David Harris (PhD)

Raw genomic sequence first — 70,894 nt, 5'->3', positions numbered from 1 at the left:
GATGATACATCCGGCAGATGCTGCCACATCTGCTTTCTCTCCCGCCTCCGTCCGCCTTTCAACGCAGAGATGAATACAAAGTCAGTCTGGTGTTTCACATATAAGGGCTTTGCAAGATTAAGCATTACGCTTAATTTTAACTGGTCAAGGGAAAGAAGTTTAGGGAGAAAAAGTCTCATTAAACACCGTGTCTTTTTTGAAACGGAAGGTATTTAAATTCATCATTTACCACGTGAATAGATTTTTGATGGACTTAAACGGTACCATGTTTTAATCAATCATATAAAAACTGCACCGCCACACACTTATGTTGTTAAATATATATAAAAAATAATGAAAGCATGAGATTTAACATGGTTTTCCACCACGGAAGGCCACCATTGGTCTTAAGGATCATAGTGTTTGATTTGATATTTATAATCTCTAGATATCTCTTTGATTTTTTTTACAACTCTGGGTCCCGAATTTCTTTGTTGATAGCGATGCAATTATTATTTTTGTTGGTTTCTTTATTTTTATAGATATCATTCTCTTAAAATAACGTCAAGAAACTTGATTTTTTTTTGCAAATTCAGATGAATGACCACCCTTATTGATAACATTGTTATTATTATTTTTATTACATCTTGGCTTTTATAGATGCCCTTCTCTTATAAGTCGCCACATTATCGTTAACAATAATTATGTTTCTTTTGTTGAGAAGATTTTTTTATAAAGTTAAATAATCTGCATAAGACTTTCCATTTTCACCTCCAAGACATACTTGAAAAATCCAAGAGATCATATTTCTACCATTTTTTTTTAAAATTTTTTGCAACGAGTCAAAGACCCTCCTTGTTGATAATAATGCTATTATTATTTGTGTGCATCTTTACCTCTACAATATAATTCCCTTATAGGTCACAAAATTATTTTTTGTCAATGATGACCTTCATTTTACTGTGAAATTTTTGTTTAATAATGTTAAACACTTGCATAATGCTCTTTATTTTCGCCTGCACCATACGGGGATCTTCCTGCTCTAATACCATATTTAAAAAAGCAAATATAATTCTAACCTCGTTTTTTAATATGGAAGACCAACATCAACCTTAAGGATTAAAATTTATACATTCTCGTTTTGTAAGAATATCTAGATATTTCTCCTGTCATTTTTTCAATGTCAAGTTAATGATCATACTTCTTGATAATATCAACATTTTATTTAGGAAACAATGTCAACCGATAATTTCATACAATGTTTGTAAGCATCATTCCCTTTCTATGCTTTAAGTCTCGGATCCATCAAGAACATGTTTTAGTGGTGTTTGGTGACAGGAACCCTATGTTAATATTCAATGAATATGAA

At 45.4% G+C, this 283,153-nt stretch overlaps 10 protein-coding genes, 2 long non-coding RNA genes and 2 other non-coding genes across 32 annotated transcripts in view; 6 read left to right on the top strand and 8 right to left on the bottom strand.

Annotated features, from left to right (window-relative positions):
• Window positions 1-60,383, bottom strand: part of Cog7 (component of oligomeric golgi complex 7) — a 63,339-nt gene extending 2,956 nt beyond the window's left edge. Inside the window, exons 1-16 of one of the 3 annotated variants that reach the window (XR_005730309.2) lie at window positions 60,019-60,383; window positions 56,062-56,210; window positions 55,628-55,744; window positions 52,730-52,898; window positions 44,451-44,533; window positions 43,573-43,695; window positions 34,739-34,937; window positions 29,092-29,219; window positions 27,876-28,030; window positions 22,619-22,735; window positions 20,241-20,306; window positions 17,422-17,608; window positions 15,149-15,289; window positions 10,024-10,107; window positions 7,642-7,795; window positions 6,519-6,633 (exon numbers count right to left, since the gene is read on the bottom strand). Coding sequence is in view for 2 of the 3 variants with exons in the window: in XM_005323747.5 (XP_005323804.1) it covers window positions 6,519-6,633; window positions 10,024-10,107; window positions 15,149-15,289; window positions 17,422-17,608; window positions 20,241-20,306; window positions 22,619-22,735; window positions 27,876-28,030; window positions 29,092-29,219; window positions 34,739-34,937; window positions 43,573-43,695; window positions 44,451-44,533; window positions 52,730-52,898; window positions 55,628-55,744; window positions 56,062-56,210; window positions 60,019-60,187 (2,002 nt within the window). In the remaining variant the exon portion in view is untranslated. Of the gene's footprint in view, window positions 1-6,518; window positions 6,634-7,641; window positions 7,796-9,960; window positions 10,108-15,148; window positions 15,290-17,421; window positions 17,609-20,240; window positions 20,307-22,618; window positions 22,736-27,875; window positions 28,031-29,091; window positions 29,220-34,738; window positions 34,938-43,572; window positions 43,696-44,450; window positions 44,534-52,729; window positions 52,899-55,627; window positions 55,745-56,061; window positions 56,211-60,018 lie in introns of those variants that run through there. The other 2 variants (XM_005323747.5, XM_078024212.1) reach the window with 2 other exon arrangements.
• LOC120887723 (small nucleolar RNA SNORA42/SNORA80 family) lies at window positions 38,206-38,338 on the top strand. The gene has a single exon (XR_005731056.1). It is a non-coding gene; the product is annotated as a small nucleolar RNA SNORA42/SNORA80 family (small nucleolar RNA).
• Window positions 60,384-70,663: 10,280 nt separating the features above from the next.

There has not yet been a good descriptive accounting of the nature and form of existing art and science collaborations although some informal sketches have been outlined and such an accounting has been recommended. This kind of description would be a useful starting point for better understanding how art and science collaboration works in practice, would begin to reveal more about the interacting epistemologies of art and science, would help determine what is meant by successful art and science collaboration, could reveal new potential forms of art and science collaboration, and could lead the way to determining best practice guidelines for future collaborations. Studies of specific, based on existing documentation, will reveal a great deal of information about the concrete aspects of art and science collaborations. They can also provide information about experiences and motivations or participants, although usually through self-report. My creative practice will be used as a testbed for thinking about how scientists and artists might approach a problem, based on my experience in both fields. From there, those projects might become tools with which to explore a variety of forms of collaboration and test hypotheses about how participants might collaborate, make meaning, and form knowledge. This creative practice will also form the basis of techniques to use within an action research methodology to develop productive and effective ways of collaborating.